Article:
WHEN ARGENTINA won the controversial World Cup in Qatar, they used no less than 17 players in the final against France. The 17 were drawn from 13 different clubs across five countries; not a single player who featured in the final played for an Argentinian side. This highlights the global nature of modern football, but also the very mobile nature of Argentina’s players, from the great Lionel Messi, who has never played in Argentina as an adult, to the latest star to emerge, Juliàn Álvarez, who moved from River Plate to Manchester City and looks destined for great things.
In their total 26-man squad, only one player was employed by an Argentine club, goalkeeper Franco Armani, the 36 year-old River Plate veteran. Nine of the 26 were over 30 years of age, which doesn’t bode particularly well for the 2022 champions. With most of the manpower Europe-based, it does pose the question, how much of Argentina’s football is a reflection of the South American style. Indeed, does such a thing really exist anymore? Does it get driven out of players who are exported to Europe at a very young age?
Four years earlier, in 2018, France won the World Cup with another nomadic group, although there were far more playing in domestic football than Argentina 2022. But France’s first choice line-up included only two players employed by Ligue 1 clubs. French players are always in demand, as evidenced by the list of teams they turned out for: Bayern, Real Madrid, Barcelona, Paris Saint-Germain and Juventus, among others. France used 14 players in their 4-2 victory against Croatia in Moscow, drawn from 12 different clubs. They really were scattered broadly across Europe.
This has not always been the case for World Cup winners, for obvious reasons. In the days when trans-Atlantic travel was a rarity and places like Montevideo and Rio de Janeiro were relatively inaccessible, footballers spent their entire careers in their homeland. Others were paid well enough to keep them at home. Some were simply not allowed to leave.
Argentina were the 10th South American winners of the World Cup and the first from that continent since 2002. They were arguably the most workmanlike of the past champions, despite having Messi in their team. But they were also the most “international” of past winners of the competition from South America.
In 1930, Uruguay’s champions were all playing for Uruguayan clubs and of their 22-man squad, 16 were born in Montevideo and 14 played for the country’s big two, Peñarol and Nacional. Twenty years on, Uruguay’s winning team was also home-based.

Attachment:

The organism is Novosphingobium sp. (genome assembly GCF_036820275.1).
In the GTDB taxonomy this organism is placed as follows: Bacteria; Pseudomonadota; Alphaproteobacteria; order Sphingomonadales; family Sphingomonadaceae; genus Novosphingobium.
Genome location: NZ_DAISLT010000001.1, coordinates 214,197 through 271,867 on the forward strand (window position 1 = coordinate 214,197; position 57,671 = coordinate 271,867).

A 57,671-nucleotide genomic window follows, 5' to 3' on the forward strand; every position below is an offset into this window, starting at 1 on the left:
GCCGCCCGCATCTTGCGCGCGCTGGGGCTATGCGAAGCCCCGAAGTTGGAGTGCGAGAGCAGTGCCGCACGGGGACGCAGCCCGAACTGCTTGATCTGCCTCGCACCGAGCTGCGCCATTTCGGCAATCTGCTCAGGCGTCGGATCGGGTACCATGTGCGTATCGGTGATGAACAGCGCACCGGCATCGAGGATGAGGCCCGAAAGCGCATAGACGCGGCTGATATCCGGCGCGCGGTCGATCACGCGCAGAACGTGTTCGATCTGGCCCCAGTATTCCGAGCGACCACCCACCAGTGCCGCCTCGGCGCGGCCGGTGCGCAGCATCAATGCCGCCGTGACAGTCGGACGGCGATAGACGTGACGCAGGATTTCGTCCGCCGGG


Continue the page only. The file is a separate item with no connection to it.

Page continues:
Do teams built around a core from one club fare well? For Germany, that seems to have largely been the case. In 1954, West Germany’s miracle-makers in Bern included, in the final, five players from Kaiserslautern, while in 1974, Helmut Schön’s champions had six Bayern Munich players – Maier, Schwarzenbeck, Beckenbauer, Breitner, Hoeneß and Müller. In 2014, Bayern provided no less than seven of the 14 who turned out in the final for Germany against Argentina. Four years earlier, Spain’s World Cup winners included six Barcelona players in their 1-0 win against the Dutch.
Interestingly, when England won the World Cup in 1966, the team in the final came from eight different clubs, including Fulham and Blackpool. West Ham United provided three – Bobby Moore, Martin Peters and hat-trick hero Geoff Hurst. Overall, 15 clubs were called upon, with Manchester United and Liverpool also well represented with three apiece.
Brazil’s squads down the years have illustrated the changing dynamics within football. In 1970, their glorious team came from eight Brazilian clubs, including three players – Carlos Alberto, Clodoaldo and Pelé – from Santos. In their finals of 1958 and 1962, Botafogo were the most prominent club side. But by 1994, their team was split between home-based and exported players. The 2022 squad of 26 included only two players playing in Brazil, while 12 were from the Premier League and five from La Liga.
Exporting players is clearly an important part of football business in South America and it is recognised that in order to make Brazilian and Argentinian football more competitive, there has to be a way to keep players longer, which essentially boils down to money. Until that happens, these countries will continue to be nurseries for Europe, which makes European leagues stronger and weakens the top clubs in Argentina, Brazil et al.
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